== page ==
To simplify this idea, let’s say that NFTs don’t have to be an actual piece of traditional art. You can upload a picture of your cat, or a dog, or both.

We’re using Citizen Bowie in this example. He’s one of the first London Punks to be created by Andrew Makin.

Once you have your files ready, click on “Create a new collection.”

4. Create your collection

Add a logo, name, and a short description. Logo and description are optional, and you can get by with only a name if you’re not up for creating the entire concept today.

5. Add a new item

The platform prompts a contract when you add a new item. Worry not, you don’t have to pay anything at this point. Sign the contract and continue to the next step.

6. Upload your artwork

The platform supports JPG, PNG, GIF, SVG, MP4, WEBM, MP3, WAV, OGG, GLB, and GLTF. The max file size is 100 MB.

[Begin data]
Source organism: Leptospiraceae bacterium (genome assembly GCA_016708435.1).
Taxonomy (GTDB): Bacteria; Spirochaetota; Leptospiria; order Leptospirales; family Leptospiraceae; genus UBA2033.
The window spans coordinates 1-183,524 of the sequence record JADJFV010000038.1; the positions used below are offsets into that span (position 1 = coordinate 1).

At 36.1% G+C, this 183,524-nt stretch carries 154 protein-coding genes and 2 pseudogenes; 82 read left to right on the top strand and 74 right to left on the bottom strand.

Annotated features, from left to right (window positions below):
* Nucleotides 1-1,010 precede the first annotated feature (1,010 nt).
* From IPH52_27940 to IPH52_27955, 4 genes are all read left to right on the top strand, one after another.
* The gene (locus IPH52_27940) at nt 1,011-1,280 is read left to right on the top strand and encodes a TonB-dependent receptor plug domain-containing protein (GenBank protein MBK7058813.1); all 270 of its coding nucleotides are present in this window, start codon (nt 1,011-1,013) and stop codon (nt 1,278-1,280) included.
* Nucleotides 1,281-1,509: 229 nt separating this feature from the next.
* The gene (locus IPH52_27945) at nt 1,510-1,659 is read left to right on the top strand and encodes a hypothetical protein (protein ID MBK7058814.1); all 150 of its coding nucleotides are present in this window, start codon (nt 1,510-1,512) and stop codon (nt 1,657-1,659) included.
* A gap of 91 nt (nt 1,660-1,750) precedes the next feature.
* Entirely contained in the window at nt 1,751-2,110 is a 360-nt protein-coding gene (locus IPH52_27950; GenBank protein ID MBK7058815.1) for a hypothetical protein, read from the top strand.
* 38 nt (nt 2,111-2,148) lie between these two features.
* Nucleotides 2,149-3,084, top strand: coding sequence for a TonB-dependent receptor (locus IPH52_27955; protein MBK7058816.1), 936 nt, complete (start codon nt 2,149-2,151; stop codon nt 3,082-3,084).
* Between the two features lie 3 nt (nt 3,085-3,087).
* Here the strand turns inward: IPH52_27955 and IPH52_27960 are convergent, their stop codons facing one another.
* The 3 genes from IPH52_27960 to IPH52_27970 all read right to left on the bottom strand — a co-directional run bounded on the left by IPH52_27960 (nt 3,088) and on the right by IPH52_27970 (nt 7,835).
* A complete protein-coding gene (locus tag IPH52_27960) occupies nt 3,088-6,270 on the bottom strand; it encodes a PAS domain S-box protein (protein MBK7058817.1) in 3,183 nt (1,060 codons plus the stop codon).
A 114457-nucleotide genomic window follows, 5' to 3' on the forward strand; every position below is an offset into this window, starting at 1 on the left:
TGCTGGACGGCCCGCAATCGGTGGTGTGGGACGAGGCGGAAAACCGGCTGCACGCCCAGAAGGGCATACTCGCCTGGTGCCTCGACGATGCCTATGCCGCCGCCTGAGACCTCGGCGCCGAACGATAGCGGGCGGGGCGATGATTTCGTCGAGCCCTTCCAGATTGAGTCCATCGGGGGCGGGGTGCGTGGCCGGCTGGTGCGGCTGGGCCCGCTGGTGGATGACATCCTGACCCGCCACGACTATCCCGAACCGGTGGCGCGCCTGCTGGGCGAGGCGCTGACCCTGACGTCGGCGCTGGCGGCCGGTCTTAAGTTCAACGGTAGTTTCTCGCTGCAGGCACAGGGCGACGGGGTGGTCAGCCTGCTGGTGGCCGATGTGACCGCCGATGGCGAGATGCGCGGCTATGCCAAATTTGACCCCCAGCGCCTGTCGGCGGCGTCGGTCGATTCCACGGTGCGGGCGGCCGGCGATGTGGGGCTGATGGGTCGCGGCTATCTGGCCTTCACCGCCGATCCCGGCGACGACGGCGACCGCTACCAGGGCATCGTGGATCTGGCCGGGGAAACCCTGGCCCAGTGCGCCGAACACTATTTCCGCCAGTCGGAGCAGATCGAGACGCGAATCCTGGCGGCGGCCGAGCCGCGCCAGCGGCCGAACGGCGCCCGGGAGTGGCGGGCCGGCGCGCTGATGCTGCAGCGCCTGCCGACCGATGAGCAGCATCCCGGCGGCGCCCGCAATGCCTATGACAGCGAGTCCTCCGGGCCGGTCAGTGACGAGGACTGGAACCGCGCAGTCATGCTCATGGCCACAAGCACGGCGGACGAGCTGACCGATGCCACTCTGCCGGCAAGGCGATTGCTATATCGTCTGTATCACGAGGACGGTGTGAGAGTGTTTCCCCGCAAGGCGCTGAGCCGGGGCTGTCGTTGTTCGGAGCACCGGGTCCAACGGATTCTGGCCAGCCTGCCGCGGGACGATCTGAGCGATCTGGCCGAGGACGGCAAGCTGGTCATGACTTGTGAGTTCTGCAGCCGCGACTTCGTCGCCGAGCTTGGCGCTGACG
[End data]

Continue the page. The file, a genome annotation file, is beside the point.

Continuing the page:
Artists could probably find a way to upload different or larger files, but most NFTs currently on the market perform well as a short video, tune, or image.

Click on Add New Item, and sign another free smart contract.

Add your image. Artists can optimize search results with information, including properties, levels, stats, and supply. The platform offers an option to include exclusive content only an owner can open.

Upload your image, and choose the supply in circulation. And voilà. You’re undeniably an owner of NFT digital art.

The process is free.

How to buy and sell NFT crypto art – everything you need to know

Artists can create and store NFT crypto art for free.

The fees kick in once you want to auction your token. The only fee we could see so far is Ethereum needed for gas money. Gas is the price of sharing information on the Ethereum network, and it covers the computational effort required to execute a specific operation.